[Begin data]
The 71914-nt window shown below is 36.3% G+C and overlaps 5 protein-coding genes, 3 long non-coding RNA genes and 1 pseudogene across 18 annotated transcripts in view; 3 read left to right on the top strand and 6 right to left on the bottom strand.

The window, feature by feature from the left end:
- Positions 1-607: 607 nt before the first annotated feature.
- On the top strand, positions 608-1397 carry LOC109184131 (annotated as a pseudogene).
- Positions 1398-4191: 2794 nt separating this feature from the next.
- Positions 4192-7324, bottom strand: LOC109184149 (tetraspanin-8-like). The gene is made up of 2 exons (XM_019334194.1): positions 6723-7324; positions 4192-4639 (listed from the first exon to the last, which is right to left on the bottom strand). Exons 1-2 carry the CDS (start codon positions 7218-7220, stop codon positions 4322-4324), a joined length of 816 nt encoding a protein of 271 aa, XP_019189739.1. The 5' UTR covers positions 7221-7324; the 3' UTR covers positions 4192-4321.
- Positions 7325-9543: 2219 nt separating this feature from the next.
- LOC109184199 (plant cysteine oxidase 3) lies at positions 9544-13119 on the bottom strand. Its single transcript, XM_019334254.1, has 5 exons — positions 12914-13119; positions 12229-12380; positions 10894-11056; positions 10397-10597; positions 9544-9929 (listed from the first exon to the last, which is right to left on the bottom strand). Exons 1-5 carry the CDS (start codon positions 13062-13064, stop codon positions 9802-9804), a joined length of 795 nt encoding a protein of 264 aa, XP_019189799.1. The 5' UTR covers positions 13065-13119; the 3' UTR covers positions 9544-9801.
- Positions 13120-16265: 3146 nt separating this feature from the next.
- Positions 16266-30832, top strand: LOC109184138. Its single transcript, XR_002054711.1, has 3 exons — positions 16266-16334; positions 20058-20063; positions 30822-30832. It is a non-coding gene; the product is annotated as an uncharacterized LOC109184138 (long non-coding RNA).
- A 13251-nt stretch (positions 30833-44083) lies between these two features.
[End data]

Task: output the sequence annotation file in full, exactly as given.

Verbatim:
The 71914-nt window shown below is 36.3% G+C and overlaps 5 protein-coding genes, 3 long non-coding RNA genes and 1 pseudogene across 18 annotated transcripts in view; 3 read left to right on the top strand and 6 right to left on the bottom strand.

The window, feature by feature from the left end:
- Positions 1-607: 607 nt before the first annotated feature.
- On the top strand, positions 608-1397 carry LOC109184131 (annotated as a pseudogene).
- Positions 1398-4191: 2794 nt separating this feature from the next.
- Positions 4192-7324, bottom strand: LOC109184149 (tetraspanin-8-like). The gene is made up of 2 exons (XM_019334194.1): positions 6723-7324; positions 4192-4639 (listed from the first exon to the last, which is right to left on the bottom strand). Exons 1-2 carry the CDS (start codon positions 7218-7220, stop codon positions 4322-4324), a joined length of 816 nt encoding a protein of 271 aa, XP_019189739.1. The 5' UTR covers positions 7221-7324; the 3' UTR covers positions 4192-4321.
- Positions 7325-9543: 2219 nt separating this feature from the next.
- LOC109184199 (plant cysteine oxidase 3) lies at positions 9544-13119 on the bottom strand. Its single transcript, XM_019334254.1, has 5 exons — positions 12914-13119; positions 12229-12380; positions 10894-11056; positions 10397-10597; positions 9544-9929 (listed from the first exon to the last, which is right to left on the bottom strand). Exons 1-5 carry the CDS (start codon positions 13062-13064, stop codon positions 9802-9804), a joined length of 795 nt encoding a protein of 264 aa, XP_019189799.1. The 5' UTR covers positions 13065-13119; the 3' UTR covers positions 9544-9801.
- Positions 13120-16265: 3146 nt separating this feature from the next.
- Positions 16266-30832, top strand: LOC109184138. Its single transcript, XR_002054711.1, has 3 exons — positions 16266-16334; positions 20058-20063; positions 30822-30832. It is a non-coding gene; the product is annotated as an uncharacterized LOC109184138 (long non-coding RNA).
- A 13251-nt stretch (positions 30833-44083) lies between these two features.